I have worked with countless independent broker dealer-affiliated advisors and registered investment advisers and have learned there are varying opinions about what an advisor should expect from a custodial partner, or how their relationship should be viewed. For example, some advisors view custody as a synonym for plumbing — a mere commodity that’s kept out of sight — and their service expectations are limited to transactional support. In fact, often they actually expect mediocre service and support, which is unfortunate. They aren’t aware that they may have a choice beyond proprietary custody.
However, others embrace a more progressive stance, recognizing that custodians have evolved and can provide an ecosystem that enhances the value advisors provide to their clients.
To complicate things further, there is a parallel point of view that custody should be “free.” Of course, most advisors intuitively shy away from the word “free,” instead gravitating toward phrases like, “zero pricing,” or “no fees.” After all, as astute business owners, advisors know there is no such thing as a free lunch, or free custody, even if you can’t always see the costs.
How much does your choice of custodian really matter?
One thing is for sure, all advisors recognize that custody is a primary foundational component of their business and that adopting a custody partner should not be an afterthought or a passive decision.
Being deliberate and thoughtful about choosing a custodian has long-term benefits and the selection process should be approached with purpose. The right choice can increase your control over the business, provide flexibility for you and your clients, and potentially increase the value of your practice over the long run. Conversely, selecting a custodian that might only be able to support your business for the short term will certainly cause issues down the road.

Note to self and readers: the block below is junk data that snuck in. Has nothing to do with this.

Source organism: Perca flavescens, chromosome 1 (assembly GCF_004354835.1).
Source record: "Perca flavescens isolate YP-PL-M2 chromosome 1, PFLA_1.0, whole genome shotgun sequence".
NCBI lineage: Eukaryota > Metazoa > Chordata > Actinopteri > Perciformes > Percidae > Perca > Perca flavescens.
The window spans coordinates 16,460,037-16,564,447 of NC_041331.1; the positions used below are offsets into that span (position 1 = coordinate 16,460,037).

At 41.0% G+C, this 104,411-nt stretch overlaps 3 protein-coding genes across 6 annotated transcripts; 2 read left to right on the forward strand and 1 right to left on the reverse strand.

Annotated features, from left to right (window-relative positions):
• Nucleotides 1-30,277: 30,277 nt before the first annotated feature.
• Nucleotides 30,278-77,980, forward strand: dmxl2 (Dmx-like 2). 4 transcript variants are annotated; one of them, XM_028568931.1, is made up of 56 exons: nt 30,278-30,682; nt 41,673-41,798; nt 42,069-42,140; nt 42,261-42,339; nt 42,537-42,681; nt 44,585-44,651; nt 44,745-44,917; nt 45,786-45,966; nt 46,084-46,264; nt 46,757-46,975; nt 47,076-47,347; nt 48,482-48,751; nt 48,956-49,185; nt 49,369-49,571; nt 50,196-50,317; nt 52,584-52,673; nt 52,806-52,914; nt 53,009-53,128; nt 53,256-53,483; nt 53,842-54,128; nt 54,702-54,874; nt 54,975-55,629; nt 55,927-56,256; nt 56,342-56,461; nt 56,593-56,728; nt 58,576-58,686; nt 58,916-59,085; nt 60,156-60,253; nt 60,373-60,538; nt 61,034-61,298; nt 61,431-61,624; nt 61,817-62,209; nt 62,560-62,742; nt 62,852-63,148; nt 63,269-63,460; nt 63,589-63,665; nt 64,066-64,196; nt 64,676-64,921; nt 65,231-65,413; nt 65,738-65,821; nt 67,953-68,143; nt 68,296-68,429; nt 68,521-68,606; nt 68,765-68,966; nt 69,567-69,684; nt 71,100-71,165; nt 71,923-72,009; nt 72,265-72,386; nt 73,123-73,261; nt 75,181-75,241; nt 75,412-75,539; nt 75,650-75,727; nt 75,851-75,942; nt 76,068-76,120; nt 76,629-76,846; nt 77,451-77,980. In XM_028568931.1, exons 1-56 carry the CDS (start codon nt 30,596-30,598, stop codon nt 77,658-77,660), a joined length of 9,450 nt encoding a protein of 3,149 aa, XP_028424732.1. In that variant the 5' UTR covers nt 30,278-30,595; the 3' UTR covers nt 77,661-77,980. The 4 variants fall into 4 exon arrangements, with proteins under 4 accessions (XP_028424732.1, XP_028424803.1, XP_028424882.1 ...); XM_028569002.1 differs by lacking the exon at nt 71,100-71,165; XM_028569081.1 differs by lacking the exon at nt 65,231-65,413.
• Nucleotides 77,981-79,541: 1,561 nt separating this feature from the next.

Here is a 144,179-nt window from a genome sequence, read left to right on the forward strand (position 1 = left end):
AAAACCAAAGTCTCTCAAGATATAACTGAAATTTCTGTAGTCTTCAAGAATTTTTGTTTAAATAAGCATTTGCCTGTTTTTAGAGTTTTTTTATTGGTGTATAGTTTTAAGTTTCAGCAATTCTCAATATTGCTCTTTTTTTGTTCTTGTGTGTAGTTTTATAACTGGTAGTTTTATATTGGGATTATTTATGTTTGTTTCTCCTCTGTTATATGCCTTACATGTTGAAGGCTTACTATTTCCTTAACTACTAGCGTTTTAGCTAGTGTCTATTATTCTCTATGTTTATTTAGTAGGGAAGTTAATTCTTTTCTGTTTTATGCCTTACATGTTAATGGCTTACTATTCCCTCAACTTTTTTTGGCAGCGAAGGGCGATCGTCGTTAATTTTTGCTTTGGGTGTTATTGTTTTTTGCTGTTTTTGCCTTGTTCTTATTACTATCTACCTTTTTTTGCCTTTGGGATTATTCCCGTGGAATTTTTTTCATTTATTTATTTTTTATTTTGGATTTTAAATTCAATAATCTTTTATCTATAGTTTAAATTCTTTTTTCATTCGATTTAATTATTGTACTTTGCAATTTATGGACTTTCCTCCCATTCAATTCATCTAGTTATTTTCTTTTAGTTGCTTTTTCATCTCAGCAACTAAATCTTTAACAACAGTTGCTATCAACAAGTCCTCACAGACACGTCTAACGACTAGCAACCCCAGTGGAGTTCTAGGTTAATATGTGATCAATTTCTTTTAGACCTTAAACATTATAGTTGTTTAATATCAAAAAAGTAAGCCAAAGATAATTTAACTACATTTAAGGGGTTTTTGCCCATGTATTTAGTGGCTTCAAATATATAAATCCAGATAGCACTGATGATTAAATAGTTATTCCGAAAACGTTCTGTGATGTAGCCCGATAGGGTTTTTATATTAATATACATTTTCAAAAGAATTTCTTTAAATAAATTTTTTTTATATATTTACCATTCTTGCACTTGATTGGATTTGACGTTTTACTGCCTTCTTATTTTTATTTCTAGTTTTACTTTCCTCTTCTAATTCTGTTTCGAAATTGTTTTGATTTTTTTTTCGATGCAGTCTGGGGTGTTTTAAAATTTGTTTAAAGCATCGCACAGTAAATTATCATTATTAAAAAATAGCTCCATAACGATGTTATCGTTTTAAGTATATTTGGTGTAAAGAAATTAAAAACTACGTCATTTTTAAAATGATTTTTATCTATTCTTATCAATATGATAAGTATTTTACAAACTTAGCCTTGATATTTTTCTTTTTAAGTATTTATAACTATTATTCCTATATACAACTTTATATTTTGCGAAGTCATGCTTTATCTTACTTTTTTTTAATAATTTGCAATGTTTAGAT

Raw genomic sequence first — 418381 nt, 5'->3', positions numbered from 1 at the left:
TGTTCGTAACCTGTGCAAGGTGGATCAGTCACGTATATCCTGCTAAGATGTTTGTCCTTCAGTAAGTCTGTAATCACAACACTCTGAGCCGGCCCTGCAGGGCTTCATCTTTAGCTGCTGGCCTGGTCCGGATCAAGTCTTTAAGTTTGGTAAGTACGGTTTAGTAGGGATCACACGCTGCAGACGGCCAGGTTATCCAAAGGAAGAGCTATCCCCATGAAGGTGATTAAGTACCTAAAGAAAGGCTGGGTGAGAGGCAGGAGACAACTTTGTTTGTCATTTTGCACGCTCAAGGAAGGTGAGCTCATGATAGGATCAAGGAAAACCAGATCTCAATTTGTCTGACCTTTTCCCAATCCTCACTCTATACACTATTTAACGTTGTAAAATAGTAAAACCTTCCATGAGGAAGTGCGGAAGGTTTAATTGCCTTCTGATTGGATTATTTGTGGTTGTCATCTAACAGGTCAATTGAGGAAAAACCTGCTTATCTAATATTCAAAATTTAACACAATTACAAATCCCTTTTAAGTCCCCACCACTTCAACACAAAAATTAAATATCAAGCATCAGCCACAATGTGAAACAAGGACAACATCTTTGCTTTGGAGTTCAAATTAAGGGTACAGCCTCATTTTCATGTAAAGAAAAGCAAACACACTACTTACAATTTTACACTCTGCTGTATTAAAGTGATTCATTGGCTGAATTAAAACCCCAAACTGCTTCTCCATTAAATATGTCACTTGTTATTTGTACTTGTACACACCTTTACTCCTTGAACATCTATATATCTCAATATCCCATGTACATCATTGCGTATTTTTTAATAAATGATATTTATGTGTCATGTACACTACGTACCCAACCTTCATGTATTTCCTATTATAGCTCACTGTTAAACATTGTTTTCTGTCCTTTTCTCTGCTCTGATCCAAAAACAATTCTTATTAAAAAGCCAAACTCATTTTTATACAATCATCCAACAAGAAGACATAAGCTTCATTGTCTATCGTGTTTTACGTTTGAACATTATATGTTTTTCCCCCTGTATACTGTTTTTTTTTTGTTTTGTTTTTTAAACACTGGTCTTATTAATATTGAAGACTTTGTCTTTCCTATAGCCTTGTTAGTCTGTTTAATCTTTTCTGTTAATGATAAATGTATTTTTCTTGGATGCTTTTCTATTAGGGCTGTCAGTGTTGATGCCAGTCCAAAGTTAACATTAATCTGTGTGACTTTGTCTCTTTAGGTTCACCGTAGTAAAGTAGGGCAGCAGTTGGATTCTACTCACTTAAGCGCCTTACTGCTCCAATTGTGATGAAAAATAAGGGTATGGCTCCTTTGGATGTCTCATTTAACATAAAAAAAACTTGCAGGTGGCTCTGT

Financial services firms, whether they are custody, fintech, asset management or retail, compete on the basis of user experience probably more than on anything else. The firms with the most amount of scale have been able to drive costs of custody to a perceived level of zero — and largely compete on the basis of price and brand. This has left room for other providers to differentiate by providing more. For advisors seeking to provide more personalization, more support, and more core functionality than traditional providers, there are available choices in terms of quality and options.
Enter the TechstodianSM
Some custody providers, like SEI Private Trust Company (SPTC), have succeeded at providing business ecosystems that go far beyond the traditional view of what custody could and should be. We’ve coined the word Techstodian℠ to describe a provider with built-in technology that connects your business to your clients. In other words, there is no assembly required because custody and wealth management technology are combined into one singular offering.
Back to the discussion of “free.” Why have custodial partners been put into a position of finding ways to derive revenue that can’t easily be seen? Advisors and clients agree that custodians must have a revenue model that allows them to be supportive to both investors and advisors, but with the caveat that the revenue needs to be invisible (which is not a belief SEI subscribes to) Not to mention, if a custodian is truly foundational, and its health has a major impact on the success of an advisor practice, wouldn’t having a solid understanding of your custodial relationship be in everyone’s best interests?
Go ahead — set your expectations high. You and your clients deserve it
The relationship between a custodian and an advisor can be so much more than the mere exchange of basic functions. There is more choice today than ever before, and that competition is breeding innovation. Having high expectations for our custodial partners should be the norm. It’s time to expect more.
Custody services provided by SEI Private Trust Company, a federally chartered limited purpose savings association and wholly owned subsidiary of SEI Investments Company.
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